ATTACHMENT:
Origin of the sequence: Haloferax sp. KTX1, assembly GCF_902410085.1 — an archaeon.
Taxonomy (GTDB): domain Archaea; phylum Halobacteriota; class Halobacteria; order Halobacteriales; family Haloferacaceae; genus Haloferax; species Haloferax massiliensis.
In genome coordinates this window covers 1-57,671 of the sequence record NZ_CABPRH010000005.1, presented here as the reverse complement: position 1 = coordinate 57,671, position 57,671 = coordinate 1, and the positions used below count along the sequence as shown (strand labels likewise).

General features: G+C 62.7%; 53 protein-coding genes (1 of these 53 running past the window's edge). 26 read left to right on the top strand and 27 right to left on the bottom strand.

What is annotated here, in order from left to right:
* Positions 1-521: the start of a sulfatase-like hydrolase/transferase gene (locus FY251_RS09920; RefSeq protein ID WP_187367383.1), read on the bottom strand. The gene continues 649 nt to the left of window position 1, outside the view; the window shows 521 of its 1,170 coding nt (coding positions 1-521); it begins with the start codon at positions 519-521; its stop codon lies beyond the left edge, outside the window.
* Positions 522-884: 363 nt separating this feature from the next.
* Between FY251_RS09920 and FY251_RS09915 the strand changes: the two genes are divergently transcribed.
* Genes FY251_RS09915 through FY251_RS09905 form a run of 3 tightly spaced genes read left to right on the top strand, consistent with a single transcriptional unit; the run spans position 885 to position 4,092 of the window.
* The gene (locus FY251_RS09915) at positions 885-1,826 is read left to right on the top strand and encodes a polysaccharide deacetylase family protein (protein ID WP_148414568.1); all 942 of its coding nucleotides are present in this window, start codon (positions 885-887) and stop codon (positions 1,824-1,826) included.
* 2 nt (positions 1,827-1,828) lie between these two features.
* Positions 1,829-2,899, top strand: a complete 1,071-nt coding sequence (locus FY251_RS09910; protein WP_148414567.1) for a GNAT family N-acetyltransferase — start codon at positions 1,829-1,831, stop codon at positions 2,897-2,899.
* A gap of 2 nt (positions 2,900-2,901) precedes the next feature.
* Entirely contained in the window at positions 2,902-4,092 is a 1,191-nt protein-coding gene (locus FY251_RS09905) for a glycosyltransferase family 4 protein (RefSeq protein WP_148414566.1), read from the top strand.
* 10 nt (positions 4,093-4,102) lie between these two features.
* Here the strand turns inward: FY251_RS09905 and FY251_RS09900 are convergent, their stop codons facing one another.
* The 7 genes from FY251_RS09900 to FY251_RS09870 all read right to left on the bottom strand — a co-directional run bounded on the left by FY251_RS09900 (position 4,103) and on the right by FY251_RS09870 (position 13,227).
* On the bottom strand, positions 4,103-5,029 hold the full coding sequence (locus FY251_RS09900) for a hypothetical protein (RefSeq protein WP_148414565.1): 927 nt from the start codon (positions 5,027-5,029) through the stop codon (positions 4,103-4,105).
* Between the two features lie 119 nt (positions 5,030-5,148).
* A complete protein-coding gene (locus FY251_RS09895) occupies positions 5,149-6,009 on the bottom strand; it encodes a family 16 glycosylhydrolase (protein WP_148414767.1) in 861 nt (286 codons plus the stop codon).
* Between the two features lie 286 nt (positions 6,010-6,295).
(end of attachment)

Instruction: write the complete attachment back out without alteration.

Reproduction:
Origin of the sequence: Haloferax sp. KTX1, assembly GCF_902410085.1 — an archaeon.
Taxonomy (GTDB): domain Archaea; phylum Halobacteriota; class Halobacteria; order Halobacteriales; family Haloferacaceae; genus Haloferax; species Haloferax massiliensis.
In genome coordinates this window covers 1-57,671 of the sequence record NZ_CABPRH010000005.1, presented here as the reverse complement: position 1 = coordinate 57,671, position 57,671 = coordinate 1, and the positions used below count along the sequence as shown (strand labels likewise).

General features: G+C 62.7%; 53 protein-coding genes (1 of these 53 running past the window's edge). 26 read left to right on the top strand and 27 right to left on the bottom strand.

What is annotated here, in order from left to right:
* Positions 1-521: the start of a sulfatase-like hydrolase/transferase gene (locus FY251_RS09920; RefSeq protein ID WP_187367383.1), read on the bottom strand. The gene continues 649 nt to the left of window position 1, outside the view; the window shows 521 of its 1,170 coding nt (coding positions 1-521); it begins with the start codon at positions 519-521; its stop codon lies beyond the left edge, outside the window.
* Positions 522-884: 363 nt separating this feature from the next.
* Between FY251_RS09920 and FY251_RS09915 the strand changes: the two genes are divergently transcribed.
* Genes FY251_RS09915 through FY251_RS09905 form a run of 3 tightly spaced genes read left to right on the top strand, consistent with a single transcriptional unit; the run spans position 885 to position 4,092 of the window.
* The gene (locus FY251_RS09915) at positions 885-1,826 is read left to right on the top strand and encodes a polysaccharide deacetylase family protein (protein ID WP_148414568.1); all 942 of its coding nucleotides are present in this window, start codon (positions 885-887) and stop codon (positions 1,824-1,826) included.
* 2 nt (positions 1,827-1,828) lie between these two features.
* Positions 1,829-2,899, top strand: a complete 1,071-nt coding sequence (locus FY251_RS09910; protein WP_148414567.1) for a GNAT family N-acetyltransferase — start codon at positions 1,829-1,831, stop codon at positions 2,897-2,899.
* A gap of 2 nt (positions 2,900-2,901) precedes the next feature.
* Entirely contained in the window at positions 2,902-4,092 is a 1,191-nt protein-coding gene (locus FY251_RS09905) for a glycosyltransferase family 4 protein (RefSeq protein WP_148414566.1), read from the top strand.
* 10 nt (positions 4,093-4,102) lie between these two features.
* Here the strand turns inward: FY251_RS09905 and FY251_RS09900 are convergent, their stop codons facing one another.
* The 7 genes from FY251_RS09900 to FY251_RS09870 all read right to left on the bottom strand — a co-directional run bounded on the left by FY251_RS09900 (position 4,103) and on the right by FY251_RS09870 (position 13,227).
* On the bottom strand, positions 4,103-5,029 hold the full coding sequence (locus FY251_RS09900) for a hypothetical protein (RefSeq protein WP_148414565.1): 927 nt from the start codon (positions 5,027-5,029) through the stop codon (positions 4,103-4,105).
* Between the two features lie 119 nt (positions 5,030-5,148).
* A complete protein-coding gene (locus FY251_RS09895) occupies positions 5,149-6,009 on the bottom strand; it encodes a family 16 glycosylhydrolase (protein WP_148414767.1) in 861 nt (286 codons plus the stop codon).
* Between the two features lie 286 nt (positions 6,010-6,295).